China is able to guarantee stable domestic food supply and keep prices level, as the country has abundant grain reserves, said the National Development and Reform Commission (NDRC) Tuesday.
In March, international rice prices rose to their highest level in 19 years, and wheat prices rocketed to a 28-year peak. At the same time, China's domestic grain prices only reported mild increases, up 5.7 percent in January and 6 percent in February.
"China's grain output reached 500 billion kilograms in 2007, 70 billion kilograms more than that of 2003. The total production of rice, wheat and maize surpassed 450 billion kilograms in 2007," said the NDRC on its website.
Official figures showed that the country's output of rice, the most important stable food, topped 185 billion kilograms last year, slightly more than the domestic consumption volume between 180 to 185 billion kilograms.
The country's current ratio of grain reserves to consumption is higher than the 17 to 18 percent level, which is regarded as a safe minimum for global stocks, said the NDRC, the country's top economic planning agency.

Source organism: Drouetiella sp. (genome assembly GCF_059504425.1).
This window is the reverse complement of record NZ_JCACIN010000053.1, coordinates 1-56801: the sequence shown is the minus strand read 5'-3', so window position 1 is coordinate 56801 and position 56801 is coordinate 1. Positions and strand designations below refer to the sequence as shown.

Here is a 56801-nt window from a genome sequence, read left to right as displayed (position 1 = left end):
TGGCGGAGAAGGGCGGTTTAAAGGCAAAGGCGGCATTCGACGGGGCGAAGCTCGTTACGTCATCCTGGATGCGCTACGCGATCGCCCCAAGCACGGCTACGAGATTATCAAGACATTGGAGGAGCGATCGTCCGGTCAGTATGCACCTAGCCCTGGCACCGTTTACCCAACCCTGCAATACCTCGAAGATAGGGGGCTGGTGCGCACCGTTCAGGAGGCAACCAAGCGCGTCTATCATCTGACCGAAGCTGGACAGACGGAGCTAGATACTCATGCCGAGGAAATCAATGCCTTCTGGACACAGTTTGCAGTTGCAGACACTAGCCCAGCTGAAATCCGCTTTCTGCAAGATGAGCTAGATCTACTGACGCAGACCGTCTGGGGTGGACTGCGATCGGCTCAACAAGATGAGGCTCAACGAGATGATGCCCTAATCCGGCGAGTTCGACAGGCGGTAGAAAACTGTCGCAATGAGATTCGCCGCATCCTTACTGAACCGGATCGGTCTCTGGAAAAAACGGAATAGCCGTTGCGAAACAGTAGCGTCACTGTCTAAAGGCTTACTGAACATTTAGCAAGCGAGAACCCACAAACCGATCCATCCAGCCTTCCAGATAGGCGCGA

Chinese Premier Wen Jiabao said in April the country has abundant grain reserves standing at 150 million to 200 million tonnes.
The central government vowed this year to spend more than 562 billion yuan (80.1 billion U.S. dollars) to support farms and the rural sector, 130.7 billion yuan more than last year.
The government decided in March to spend another 25.25 billion yuan in addition to this year's rural budget, mainly to subsidize farmers' purchase of seed, diesel, fertilizers and other production materials.
The government raised the lowest state purchasing prices for rice and wheat by the end of March, with lowest state purchasing price for rice up 0.14 yuan per kilogram, the second such move since February.
The Ministry of Railways last month ordered railway authorities in the northeast provinces to improve efficiency and send 10 million tonnes of grain s out of the grain -rich northeast to the south from May 1 to June 30, in a bid to ease supply imbalances and stem price rises.
The northeast of China, namely the Heilongjiang, Jilin and Liaoning provinces, contributes 16.6 percent of the national grain output, or 83.1 billion kilograms annually.
The country this year has decided to strictly control grain export to ensure domestic supply and fight inflation, abolishing tax rebates, levying temporary duties and imposing quotas on the export of some grain products like rice and wheat.
(Xinhua News Agency May 7, 2008)